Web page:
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Bank of Canada Interest Rate Announcement – July 14, 2021

The Bank of Canada maintained its overnight rate at 0.25 per cent this morning, a level it considers its effective lower bound. The Bank reiterated what it calls “extraordinary forward guidance” in committing to leaving the overnight rate at 0.25 per cent until slack in the economy is absorbed and inflation sustainably returns to its 2 per cent target. The Bank projects that will not occur until the second half of 2022.  The Bank announced that it is adjusting its quantitative easing (QE) program down to purchasing $2 billion per week Government of Canada bonds per week. In the statement accompanying the decision, the Bank noted that it expects a strong pick-up in economic growth over the second half of the year as vaccinations progress and restrictions are lifted.  The Bank expects growth of close to 6 per cent this year, followed by 4.5 per cent growth in 2022.

As we hopefully approach the end of the COVID-19 pandemic, the issue of inflation has arisen as the most hotly debated topic among economists and analysts.  Specifically, whether current elevated inflation of around 3.5 per cent is a sign of accelerating prices or merely the transitory effect of supply constraints brought on by the pandemic.  The Bank of Canada is firmly on the side of believing higher than normal inflation is a temporary phenomenon. In today’s announcement, the Bank noted that base-year effects, meaning we are comparing prices in a recovered economy now to one in which prices were falling amidst a severe recession one year ago, rising gasoline prices and pandemic related bottlenecks in supply chains account for most of the increase in inflation.  The Bank expects inflation to remain above 3 per cent through the remainder of this year before easing back toward its 2 per cent target in 2022.  Given that outlook, and uncertainty surrounding timing of when the economy may be fully back to normal, the Bank seems to be on a path to raising its policy rate between the end of 2022 and early 2023.

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REBGV: Metro Vancouver’s housing market sets a steady, calmer pace to begin the summer season

While still elevated, home sale and listing activity in Metro Vancouver* has eased back from the record-setting pace seen in March and April of this year.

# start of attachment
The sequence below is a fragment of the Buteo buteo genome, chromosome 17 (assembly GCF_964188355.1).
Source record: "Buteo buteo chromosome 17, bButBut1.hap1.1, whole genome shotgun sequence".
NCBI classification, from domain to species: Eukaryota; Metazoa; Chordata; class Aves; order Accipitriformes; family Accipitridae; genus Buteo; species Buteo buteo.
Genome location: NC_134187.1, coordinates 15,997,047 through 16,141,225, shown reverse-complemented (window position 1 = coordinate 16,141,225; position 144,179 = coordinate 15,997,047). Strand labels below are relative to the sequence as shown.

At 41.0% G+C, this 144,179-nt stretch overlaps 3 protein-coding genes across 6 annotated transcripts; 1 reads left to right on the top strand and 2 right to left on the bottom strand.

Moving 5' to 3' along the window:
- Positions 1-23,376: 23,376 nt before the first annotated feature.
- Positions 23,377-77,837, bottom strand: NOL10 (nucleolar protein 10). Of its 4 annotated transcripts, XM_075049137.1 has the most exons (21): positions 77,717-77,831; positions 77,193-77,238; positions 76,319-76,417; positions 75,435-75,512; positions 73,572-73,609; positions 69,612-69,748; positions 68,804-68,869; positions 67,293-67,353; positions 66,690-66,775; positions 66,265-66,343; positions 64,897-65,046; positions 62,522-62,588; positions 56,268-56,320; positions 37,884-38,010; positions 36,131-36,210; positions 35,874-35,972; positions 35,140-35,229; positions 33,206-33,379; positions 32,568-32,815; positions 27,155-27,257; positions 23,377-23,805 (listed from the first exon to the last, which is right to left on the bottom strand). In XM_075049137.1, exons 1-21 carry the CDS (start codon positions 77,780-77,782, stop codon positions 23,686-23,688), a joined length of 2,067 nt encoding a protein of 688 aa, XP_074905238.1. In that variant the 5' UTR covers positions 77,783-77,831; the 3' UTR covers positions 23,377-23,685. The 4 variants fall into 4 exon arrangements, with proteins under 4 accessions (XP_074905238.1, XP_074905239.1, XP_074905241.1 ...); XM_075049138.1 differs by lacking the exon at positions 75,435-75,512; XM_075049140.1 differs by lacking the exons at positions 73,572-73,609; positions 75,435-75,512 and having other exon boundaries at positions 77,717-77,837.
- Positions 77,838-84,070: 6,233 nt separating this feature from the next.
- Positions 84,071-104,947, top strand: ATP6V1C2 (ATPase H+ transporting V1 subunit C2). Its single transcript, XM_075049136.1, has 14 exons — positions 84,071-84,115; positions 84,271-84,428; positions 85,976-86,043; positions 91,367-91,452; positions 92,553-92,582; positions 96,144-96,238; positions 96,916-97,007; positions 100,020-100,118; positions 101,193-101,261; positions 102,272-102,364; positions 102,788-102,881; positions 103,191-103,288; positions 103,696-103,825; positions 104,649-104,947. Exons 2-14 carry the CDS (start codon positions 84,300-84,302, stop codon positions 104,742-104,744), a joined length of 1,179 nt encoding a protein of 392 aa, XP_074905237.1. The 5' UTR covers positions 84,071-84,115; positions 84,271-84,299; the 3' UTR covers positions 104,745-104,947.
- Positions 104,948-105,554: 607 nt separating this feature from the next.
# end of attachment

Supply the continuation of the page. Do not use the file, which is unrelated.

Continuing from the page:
The Real Estate Board of Greater Vancouver (REBGV) reports that residential home sales in the region totalled 3,762 in June 2021, a 54 per cent increase from the 2,443 sales recorded in June 2020, and an 11.9 per cent decrease from the 4,268 homes sold in May 2021.

Last month’s sales were 18.4 per cent above the 10-year June sales average.

“Metro Vancouver’s housing market continues to experience strong seller’s market conditions, although the intensity of demand has eased from what we saw throughout most of the spring,” Keith Stewart, REBGV economist said. “The past two months have shown a market that’s shifting toward more historically typical conditions.”

There were 5,849 detached, attached and apartment properties newly listed for sale on the Multiple Listing Service® (MLS®) in Metro Vancouver in June 2021. This represents a 1.1 per cent increase compared to the 5,787 homes listed in June 2020 and a 17.9 per cent decrease compared to May 2021 when 7,125 homes were listed.

The total number of homes currently listed for sale on the MLS® system in Metro Vancouver is 10,839, a 5.1 per cent decrease compared to June 2020 (11,424) and a 1.2 per cent decrease compared to May 2021 (10,970).

“With low interest rates, a growing economy and an improving job market, the Metro Vancouver housing market continues to enjoy solid economic fundamentals,” Stewart said. “We’re now seeing a market that’s beginning to normalize from the torrid pace in the spring. This is making multiple offers less common, allowing subjects to be seen on offers more frequently again, and is making new price records less likely.”

For all property types, the sales-to-active listings ratio for June 2021 is 34.7 per cent. By property type, the ratio is 27.5 per cent for detached homes, 49.2 per cent for townhomes, and 37.1 per cent for apartments.

Generally, analysts say downward pressure on home prices occurs when the ratio dips below 12 per cent for a sustained period, while home prices often experience upward pressure when it surpasses 20 per cent over several months.

The MLS® Home Price Index composite benchmark price for all residential properties in Metro Vancouver is currently $1,175,100. This represents a 14.5 per cent increase over June 2020 and a 0.2 per cent increase compared to May 2021.

Sales of detached homes in June 2021 reached 1,262, a 45.7 per cent increase from the 866 detached sales recorded in June 2020. The benchmark price for detached properties is $1,801,100. This represents a 22 per cent increase from June 2020 and is virtually unchanged from May 2021.

Sales of apartment homes reached 1,774 in June 2021, a 60.5 per cent increase compared to the 1,105 sales in June 2020. The benchmark price of an apartment is $737,600. This represents a 8.9 per cent increase from June 2020 and a 0.1 per cent increase compared to May 2021.

Attached home sales in June 2021 totalled 726, a 53.8 per cent increase compared to the 472 sales in June 2020. The benchmark price of an attached home is $946,900. This represents a 17.4 per cent increase from June 2020 and a 1.1 per cent increase compared to May 2021.